Various I/O pins are present on the board for interfacing with the controller and buttons in the chassis. I added a cut-out to make sure the buttons would fit as intended. At the top of the board is a breakout for a piezoelectric buzzer for use as an alarm clock.

Control board

The control board contains circuitry to drive the LEDs and communicate with a computer. It is based around the ESP-12S microcontroller. I chose the ESP as it has WiFi built in which means the time can regularly be synced with a server.

There are two key errors I made in the schematic, both to do with the CH340C (USB to serial chip). Firstly, the D+ and D- pins are connected the wrong way around. I also incorrectly wired TXO to the TX and RXI to the RX of the ESP-12S: these two connections should have been swapped.

The control board also contains:

  • An LDO linear regulator so it can step down the 5V power supply to the 3.3V ESP-12S logic voltage.
  • A TXS0101 level shifter to shift the 3.3V LED driving signal to 5V for the WS2812Bs.
  • An NPN transistor to drive the buzzer.
  • Various other components for ESP-12S operation.

By the time I designed this board (late last year) I had begun to experiment with SMT technology and challenged myself to keep the control board as small as possible. All passives are 0805 (2*1.2mm) size and the only through hole component is the header.

Like the display board, both sides of this design feature ground fills except for the area below antenna; this is to prevent potential interference.

Mechanical construction

The entire clock construction is held together by a timber frame with slots cut to accommodate the front panel, PCB and back panel.

The front panel of the clock is cut from 3mm black acrylic and backs directly against a grid. This prevents light from neighbouring LEDs bleeding across letters and is constructed from acrylic slotted together. In each pixel of the grid an opal acrylic square is inserted to diffuse the LED light. The grid is held in place by the front panel and the PCB behind it. In each square of the grid an LED and capacitor poke through. The control board is mounted onto the display board with stand-offs and electrically connected with a ribbon cable. Finally, the back plate allows for easy viewing of the circuitry.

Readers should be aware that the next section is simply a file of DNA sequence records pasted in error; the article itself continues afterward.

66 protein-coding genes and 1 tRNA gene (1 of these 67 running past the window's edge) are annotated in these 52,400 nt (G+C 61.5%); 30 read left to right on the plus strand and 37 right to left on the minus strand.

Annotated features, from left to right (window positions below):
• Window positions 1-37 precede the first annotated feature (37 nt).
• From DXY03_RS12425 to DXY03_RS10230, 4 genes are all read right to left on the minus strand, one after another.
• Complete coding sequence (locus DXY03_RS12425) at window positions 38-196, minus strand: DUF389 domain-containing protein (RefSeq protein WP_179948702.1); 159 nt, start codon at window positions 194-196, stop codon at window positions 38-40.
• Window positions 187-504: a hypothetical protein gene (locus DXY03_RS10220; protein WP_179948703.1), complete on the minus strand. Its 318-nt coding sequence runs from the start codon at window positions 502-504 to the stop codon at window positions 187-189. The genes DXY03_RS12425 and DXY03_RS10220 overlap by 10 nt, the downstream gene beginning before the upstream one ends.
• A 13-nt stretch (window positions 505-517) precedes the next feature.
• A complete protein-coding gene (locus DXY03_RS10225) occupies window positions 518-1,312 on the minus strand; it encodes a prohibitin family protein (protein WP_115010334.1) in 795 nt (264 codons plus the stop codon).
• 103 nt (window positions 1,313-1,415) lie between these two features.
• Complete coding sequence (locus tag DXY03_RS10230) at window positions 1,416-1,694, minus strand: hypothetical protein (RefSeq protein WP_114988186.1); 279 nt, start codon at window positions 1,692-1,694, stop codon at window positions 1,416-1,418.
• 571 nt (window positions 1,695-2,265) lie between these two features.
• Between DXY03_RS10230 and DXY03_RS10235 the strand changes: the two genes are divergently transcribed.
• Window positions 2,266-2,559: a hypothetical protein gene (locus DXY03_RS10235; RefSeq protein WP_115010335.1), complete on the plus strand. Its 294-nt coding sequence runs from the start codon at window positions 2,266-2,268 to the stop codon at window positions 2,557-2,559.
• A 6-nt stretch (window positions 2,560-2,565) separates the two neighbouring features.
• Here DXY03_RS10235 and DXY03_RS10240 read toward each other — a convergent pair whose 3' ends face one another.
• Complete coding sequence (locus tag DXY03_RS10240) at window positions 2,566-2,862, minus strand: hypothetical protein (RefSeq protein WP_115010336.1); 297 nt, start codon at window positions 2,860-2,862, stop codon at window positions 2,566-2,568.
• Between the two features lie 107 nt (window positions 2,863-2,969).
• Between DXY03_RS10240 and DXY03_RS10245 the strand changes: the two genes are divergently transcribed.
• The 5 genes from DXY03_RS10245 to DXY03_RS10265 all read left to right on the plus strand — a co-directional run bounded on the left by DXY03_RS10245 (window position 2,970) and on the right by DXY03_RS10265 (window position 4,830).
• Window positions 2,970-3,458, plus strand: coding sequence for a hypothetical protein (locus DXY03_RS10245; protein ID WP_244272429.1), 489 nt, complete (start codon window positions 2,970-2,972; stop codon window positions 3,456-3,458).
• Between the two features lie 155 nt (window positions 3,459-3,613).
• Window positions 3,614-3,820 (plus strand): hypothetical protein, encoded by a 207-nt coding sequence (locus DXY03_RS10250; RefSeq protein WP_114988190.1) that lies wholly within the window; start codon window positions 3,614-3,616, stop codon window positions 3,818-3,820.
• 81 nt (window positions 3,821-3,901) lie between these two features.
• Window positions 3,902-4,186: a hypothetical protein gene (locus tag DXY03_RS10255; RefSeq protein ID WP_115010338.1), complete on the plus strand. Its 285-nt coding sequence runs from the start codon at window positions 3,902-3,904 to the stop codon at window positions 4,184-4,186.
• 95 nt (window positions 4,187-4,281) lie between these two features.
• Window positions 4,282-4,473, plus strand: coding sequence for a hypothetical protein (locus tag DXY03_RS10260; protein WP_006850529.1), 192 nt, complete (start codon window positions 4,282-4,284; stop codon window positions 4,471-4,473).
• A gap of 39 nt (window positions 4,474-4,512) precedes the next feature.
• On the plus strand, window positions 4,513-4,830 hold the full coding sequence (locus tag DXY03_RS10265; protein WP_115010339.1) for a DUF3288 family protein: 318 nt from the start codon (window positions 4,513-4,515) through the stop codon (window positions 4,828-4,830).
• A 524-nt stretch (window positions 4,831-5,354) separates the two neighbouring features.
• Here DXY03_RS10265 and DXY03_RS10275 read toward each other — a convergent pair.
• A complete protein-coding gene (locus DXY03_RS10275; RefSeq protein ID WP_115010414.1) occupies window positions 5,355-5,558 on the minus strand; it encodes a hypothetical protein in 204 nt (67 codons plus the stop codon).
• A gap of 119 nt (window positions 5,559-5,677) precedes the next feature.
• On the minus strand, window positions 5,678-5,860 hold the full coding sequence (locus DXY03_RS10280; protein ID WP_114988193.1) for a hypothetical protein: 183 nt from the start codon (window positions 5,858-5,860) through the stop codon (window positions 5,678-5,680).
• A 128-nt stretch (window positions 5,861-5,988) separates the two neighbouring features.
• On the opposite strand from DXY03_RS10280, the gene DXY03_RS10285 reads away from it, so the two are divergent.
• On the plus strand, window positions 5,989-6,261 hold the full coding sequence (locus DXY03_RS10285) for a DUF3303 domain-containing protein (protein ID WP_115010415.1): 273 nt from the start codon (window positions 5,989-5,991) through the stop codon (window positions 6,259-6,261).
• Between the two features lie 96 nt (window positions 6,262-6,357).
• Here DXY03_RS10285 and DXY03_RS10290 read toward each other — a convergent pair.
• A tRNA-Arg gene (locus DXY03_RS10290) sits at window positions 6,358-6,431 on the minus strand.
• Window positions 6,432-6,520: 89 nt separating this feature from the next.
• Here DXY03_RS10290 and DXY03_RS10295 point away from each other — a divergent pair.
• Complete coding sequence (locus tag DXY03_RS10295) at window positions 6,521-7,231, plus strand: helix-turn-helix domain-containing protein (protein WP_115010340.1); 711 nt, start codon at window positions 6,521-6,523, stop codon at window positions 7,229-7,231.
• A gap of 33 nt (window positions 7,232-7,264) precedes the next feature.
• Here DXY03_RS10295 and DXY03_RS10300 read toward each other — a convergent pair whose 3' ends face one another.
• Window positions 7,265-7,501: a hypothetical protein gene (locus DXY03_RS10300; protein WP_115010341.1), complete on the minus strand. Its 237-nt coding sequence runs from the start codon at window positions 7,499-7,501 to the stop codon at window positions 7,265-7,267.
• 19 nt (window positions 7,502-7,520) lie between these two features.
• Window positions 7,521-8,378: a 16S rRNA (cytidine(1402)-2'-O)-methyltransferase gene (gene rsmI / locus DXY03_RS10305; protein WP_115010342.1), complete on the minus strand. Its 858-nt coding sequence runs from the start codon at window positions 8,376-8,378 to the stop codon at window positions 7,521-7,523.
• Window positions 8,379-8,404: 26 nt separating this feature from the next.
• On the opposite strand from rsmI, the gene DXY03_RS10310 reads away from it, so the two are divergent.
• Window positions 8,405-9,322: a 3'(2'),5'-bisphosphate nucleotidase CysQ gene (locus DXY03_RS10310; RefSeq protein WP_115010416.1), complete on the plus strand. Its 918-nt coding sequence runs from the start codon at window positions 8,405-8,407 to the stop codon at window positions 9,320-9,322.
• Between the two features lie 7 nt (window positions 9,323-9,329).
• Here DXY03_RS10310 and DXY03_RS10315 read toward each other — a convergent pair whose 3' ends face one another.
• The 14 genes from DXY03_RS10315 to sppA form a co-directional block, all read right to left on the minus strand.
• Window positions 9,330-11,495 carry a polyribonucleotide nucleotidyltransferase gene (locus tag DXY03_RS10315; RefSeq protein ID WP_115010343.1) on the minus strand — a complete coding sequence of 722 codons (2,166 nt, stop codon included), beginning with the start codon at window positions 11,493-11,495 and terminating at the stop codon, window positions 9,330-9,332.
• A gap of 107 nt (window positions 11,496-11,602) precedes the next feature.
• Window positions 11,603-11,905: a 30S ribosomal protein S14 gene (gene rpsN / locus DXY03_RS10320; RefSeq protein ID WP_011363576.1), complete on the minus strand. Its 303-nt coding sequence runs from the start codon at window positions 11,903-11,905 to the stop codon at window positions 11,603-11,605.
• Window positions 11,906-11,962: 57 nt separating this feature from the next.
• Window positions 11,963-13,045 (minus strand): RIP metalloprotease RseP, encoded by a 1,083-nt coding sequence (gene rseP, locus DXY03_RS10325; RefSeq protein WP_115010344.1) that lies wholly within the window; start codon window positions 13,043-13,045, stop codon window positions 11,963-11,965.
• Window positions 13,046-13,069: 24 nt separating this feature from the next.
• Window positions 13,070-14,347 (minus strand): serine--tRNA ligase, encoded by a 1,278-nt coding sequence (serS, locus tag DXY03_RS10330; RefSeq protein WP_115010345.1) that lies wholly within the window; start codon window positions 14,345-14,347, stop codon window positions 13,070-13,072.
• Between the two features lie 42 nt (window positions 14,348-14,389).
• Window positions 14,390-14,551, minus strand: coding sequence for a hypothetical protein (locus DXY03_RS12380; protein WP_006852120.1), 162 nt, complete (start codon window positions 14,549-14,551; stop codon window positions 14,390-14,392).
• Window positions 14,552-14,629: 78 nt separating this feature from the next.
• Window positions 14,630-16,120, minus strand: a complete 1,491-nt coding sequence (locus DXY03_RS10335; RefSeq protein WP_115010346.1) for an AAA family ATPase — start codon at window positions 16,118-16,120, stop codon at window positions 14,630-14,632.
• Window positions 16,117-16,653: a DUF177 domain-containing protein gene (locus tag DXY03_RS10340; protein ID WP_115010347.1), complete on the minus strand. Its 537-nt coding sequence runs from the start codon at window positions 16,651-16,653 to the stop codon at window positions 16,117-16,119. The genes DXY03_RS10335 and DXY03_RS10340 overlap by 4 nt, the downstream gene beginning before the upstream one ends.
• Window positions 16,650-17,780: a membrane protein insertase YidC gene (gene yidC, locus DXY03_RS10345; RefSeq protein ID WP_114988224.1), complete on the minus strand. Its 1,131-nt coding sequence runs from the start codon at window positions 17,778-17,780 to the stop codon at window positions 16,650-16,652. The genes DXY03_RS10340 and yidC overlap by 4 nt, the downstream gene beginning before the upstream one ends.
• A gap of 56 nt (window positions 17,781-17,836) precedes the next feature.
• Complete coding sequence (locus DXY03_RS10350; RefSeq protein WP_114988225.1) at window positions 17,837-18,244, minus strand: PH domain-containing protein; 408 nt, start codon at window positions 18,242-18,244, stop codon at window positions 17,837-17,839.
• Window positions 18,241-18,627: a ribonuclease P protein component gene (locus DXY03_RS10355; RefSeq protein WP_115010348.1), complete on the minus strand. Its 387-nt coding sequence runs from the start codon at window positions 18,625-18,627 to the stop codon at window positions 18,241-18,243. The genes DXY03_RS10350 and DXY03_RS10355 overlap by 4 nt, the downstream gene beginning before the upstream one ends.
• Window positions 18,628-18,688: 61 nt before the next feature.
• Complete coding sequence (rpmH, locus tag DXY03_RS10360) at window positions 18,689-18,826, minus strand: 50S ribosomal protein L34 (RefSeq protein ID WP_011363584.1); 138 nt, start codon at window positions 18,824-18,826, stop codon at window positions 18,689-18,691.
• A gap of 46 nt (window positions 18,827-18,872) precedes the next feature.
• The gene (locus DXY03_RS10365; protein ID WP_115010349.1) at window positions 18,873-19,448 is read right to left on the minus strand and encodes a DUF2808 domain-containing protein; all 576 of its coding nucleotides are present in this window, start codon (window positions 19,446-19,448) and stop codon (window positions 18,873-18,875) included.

The timber frame keeps everything in place and has various holes including for control buttons and minute LEDs.

Software and app

I decided to develop the clock software before buying parts which included development of an android app.

When plugged in, the ESP-12S board connects to the WiFi and hosts a server allowing communication from local devices. The code on the microcontroller interprets different HTTP GET requests based on their URL. This allows setting of all clock settings – including colours, times, button functions and alarms – while also letting devices fetch the current settings.

The app simply gets the existing settings on launch and then allows the posting of get requests to update settings as desired: all that is required is the IP of the microcontroller.

Gallery and conclusion

Below are some renders of Wordy v0 – in a future post I will build the first prototype!